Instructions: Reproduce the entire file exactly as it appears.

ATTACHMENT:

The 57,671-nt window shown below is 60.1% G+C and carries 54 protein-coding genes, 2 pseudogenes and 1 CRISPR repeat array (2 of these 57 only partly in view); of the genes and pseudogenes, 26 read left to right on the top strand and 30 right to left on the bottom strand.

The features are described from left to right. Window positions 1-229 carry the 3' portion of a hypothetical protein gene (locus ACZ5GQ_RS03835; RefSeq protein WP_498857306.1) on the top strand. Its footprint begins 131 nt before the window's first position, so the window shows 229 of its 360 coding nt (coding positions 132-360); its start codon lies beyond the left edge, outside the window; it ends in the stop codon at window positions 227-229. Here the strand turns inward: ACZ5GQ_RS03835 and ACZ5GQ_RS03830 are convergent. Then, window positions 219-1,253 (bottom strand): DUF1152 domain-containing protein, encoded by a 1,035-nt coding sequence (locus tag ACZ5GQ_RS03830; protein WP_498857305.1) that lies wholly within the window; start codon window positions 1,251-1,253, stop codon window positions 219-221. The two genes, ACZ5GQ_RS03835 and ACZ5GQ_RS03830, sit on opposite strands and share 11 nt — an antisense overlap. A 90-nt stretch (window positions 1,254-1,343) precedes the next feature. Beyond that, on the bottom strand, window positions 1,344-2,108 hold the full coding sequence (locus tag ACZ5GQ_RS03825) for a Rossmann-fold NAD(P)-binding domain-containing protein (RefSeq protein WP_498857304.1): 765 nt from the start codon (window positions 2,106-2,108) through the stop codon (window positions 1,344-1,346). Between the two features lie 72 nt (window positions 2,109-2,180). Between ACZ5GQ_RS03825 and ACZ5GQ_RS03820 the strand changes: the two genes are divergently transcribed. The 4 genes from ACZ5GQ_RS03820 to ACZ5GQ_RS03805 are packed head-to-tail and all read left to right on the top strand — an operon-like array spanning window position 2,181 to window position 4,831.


The 57,671-nt window shown below is 60.1% G+C and carries 54 protein-coding genes, 2 pseudogenes and 1 CRISPR repeat array (2 of these 57 only partly in view); of the genes and pseudogenes, 26 read left to right on the top strand and 30 right to left on the bottom strand.

The features are described from left to right. Window positions 1-229 carry the 3' portion of a hypothetical protein gene (locus ACZ5GQ_RS03835; RefSeq protein WP_498857306.1) on the top strand. Its footprint begins 131 nt before the window's first position, so the window shows 229 of its 360 coding nt (coding positions 132-360); its start codon lies beyond the left edge, outside the window; it ends in the stop codon at window positions 227-229. Here the strand turns inward: ACZ5GQ_RS03835 and ACZ5GQ_RS03830 are convergent. Then, window positions 219-1,253 (bottom strand): DUF1152 domain-containing protein, encoded by a 1,035-nt coding sequence (locus tag ACZ5GQ_RS03830; protein WP_498857305.1) that lies wholly within the window; start codon window positions 1,251-1,253, stop codon window positions 219-221. The two genes, ACZ5GQ_RS03835 and ACZ5GQ_RS03830, sit on opposite strands and share 11 nt — an antisense overlap. A 90-nt stretch (window positions 1,254-1,343) precedes the next feature. Beyond that, on the bottom strand, window positions 1,344-2,108 hold the full coding sequence (locus tag ACZ5GQ_RS03825) for a Rossmann-fold NAD(P)-binding domain-containing protein (RefSeq protein WP_498857304.1): 765 nt from the start codon (window positions 2,106-2,108) through the stop codon (window positions 1,344-1,346). Between the two features lie 72 nt (window positions 2,109-2,180). Between ACZ5GQ_RS03825 and ACZ5GQ_RS03820 the strand changes: the two genes are divergently transcribed. The 4 genes from ACZ5GQ_RS03820 to ACZ5GQ_RS03805 are packed head-to-tail and all read left to right on the top strand — an operon-like array spanning window position 2,181 to window position 4,831.